I’ll begin at the end. This wine looked much better after airing and warming in the glass and with a bloody nice mushroom and chorizo risotto which I will take full credit for. But let’s go back to the beginning.
An impressive vibrant, yet golden, straw colour. It whetted my thirst (somewhat enhanced, I expect, by several alcohol-free days prior to cracking this bott). I was initially unenthused with the opening of damp straw, lanolin and aged kerosene characters (ho-hum). Then there’s minerally lime and green apples, and I guess there’s a little passionfruit, toast and honey, and some zesty aged lemon rind (you know when lemon gets slightly ‘ripe’ and needs to be thrown out, but not in a bad way really). On the greener side I picked up tomato leaf, some bay, a bit of wet balsa wood. Over time in the glass my Lizzie offered kaffir lime leaf, nutmeg, a touch of fairy floss, and one of my favourite childhood memories of spearmint leaves (the lollies!). And finally my notes reveal a fishy aroma – not like the maritime character I quite like from coastal regions – but, well... a fresh lemon-butter pan-fried fishy-ness.
In the mouth this wine is texturally very... well, pleasant. I quite like a white wine with a raw or grainy consistency – short of coarse of course – but just the right amount of interest and layering. I wouldn’t say there’s a crispness to it, but the acid is certainly lingering still. Softish now but would have been pretty steely in its day. Flavour-wise I get lemon & lime, a touch of marmalade and a dollop of mango chutney. There’s zestiness and green apples again, some smokiness, and that lovely natural limey flavour of sparkling mineral water pumped straight from the ground (a favourite past-time of mine in Daylesford). And yeah, just like the Winefront thread discusses, there’s some spritz. No problem.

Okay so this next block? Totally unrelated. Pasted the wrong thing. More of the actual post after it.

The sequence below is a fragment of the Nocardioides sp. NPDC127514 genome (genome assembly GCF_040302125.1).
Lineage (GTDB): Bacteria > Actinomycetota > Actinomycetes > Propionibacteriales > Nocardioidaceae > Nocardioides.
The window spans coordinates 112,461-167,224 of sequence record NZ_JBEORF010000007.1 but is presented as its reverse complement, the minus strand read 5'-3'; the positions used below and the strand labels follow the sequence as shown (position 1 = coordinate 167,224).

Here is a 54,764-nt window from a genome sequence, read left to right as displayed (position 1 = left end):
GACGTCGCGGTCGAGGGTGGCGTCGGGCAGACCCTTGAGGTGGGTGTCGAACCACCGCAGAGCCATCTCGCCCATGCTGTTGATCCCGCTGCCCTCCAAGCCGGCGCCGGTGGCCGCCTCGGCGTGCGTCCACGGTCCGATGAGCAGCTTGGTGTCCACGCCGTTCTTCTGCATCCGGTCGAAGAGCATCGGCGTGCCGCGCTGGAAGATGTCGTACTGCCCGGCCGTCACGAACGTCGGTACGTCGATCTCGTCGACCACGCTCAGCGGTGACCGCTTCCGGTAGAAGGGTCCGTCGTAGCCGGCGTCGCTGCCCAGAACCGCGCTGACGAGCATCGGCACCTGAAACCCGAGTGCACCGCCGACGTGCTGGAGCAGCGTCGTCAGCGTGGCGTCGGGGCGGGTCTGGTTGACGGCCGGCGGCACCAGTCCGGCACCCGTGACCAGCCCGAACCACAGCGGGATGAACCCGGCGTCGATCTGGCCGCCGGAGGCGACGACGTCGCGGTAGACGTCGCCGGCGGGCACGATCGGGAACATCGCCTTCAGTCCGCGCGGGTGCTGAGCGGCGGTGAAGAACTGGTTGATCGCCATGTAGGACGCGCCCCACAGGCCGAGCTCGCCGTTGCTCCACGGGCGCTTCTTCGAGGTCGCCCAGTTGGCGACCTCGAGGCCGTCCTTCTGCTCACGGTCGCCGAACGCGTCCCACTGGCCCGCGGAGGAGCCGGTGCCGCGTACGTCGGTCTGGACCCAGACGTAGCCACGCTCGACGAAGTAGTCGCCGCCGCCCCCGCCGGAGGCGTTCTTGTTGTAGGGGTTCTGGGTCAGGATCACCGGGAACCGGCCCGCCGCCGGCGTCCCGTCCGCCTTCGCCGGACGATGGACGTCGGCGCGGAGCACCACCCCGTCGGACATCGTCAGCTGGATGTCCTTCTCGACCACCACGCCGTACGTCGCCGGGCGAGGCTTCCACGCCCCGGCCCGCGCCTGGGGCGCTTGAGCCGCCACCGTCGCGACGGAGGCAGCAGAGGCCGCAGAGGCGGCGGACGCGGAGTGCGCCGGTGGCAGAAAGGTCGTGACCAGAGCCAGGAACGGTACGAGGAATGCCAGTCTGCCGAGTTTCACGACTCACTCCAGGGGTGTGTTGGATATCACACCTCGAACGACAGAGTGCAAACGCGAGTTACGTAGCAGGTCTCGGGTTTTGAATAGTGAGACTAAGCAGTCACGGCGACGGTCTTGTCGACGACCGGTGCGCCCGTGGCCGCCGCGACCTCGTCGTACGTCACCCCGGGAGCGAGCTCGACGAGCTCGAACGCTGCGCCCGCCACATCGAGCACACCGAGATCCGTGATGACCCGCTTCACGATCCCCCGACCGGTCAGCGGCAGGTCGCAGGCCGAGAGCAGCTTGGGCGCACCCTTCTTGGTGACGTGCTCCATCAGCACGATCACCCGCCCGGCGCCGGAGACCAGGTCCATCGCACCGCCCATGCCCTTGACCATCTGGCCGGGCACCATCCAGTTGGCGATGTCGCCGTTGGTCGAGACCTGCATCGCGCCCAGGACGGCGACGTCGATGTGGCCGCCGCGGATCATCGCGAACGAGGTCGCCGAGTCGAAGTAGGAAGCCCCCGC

As explained, this wine got better with food and time in glass. Overall though I was underwhelmed – there was a shortness of finish and a lack of weight and zip, generally speaking. I had to work hard to pull the positives. Drink now is my word.
Value: What, $12 on special? That’s not bad. In fact, despite the above comments I would say it’s pretty good value. But drink it now.
Tasted: March 2011
Producer: McWilliam’s Wines – www.mountpleasantwines.com.au – part of the McWilliam family juggernaut. The first release of Semillon (Hunter Riesling) was in 1967. Typically released with four years bottle age.
Region: Hunter Valley, NSW – Pokolbin in the south. Renowned for this variety and for wet summers.
Vintage: A tale of two colours. White = pretty damn fine (if you picked before the late-Feb rains), red = much sadness and disappointment and hand-wringing.